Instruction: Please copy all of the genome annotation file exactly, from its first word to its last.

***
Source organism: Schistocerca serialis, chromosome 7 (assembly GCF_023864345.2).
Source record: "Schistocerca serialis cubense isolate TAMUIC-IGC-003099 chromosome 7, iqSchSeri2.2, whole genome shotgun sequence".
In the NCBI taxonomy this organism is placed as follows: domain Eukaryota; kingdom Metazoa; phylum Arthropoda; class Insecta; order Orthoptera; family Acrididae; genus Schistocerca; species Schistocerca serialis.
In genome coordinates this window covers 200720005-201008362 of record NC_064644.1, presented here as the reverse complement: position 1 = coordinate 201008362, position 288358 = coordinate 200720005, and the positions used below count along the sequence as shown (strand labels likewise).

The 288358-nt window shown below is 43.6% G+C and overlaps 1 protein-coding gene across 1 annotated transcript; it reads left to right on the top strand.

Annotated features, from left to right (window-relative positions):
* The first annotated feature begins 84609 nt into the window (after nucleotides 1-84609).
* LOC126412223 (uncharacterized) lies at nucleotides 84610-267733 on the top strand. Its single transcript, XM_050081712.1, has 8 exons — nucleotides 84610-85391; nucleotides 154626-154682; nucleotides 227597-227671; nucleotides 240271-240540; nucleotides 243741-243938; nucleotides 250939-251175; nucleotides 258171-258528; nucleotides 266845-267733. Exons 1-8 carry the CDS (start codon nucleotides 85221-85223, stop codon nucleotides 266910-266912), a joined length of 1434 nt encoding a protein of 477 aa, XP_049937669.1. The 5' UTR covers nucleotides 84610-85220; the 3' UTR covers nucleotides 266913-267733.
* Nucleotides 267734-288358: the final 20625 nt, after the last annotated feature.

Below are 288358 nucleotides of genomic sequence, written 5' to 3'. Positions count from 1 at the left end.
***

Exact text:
Source organism: Schistocerca serialis, chromosome 7 (assembly GCF_023864345.2).
Source record: "Schistocerca serialis cubense isolate TAMUIC-IGC-003099 chromosome 7, iqSchSeri2.2, whole genome shotgun sequence".
In the NCBI taxonomy this organism is placed as follows: domain Eukaryota; kingdom Metazoa; phylum Arthropoda; class Insecta; order Orthoptera; family Acrididae; genus Schistocerca; species Schistocerca serialis.
In genome coordinates this window covers 200720005-201008362 of record NC_064644.1, presented here as the reverse complement: position 1 = coordinate 201008362, position 288358 = coordinate 200720005, and the positions used below count along the sequence as shown (strand labels likewise).

The 288358-nt window shown below is 43.6% G+C and overlaps 1 protein-coding gene across 1 annotated transcript; it reads left to right on the top strand.

Annotated features, from left to right (window-relative positions):
* The first annotated feature begins 84609 nt into the window (after nucleotides 1-84609).
* LOC126412223 (uncharacterized) lies at nucleotides 84610-267733 on the top strand. Its single transcript, XM_050081712.1, has 8 exons — nucleotides 84610-85391; nucleotides 154626-154682; nucleotides 227597-227671; nucleotides 240271-240540; nucleotides 243741-243938; nucleotides 250939-251175; nucleotides 258171-258528; nucleotides 266845-267733. Exons 1-8 carry the CDS (start codon nucleotides 85221-85223, stop codon nucleotides 266910-266912), a joined length of 1434 nt encoding a protein of 477 aa, XP_049937669.1. The 5' UTR covers nucleotides 84610-85220; the 3' UTR covers nucleotides 266913-267733.
* Nucleotides 267734-288358: the final 20625 nt, after the last annotated feature.

Below are 288358 nucleotides of genomic sequence, written 5' to 3'. Positions count from 1 at the left end.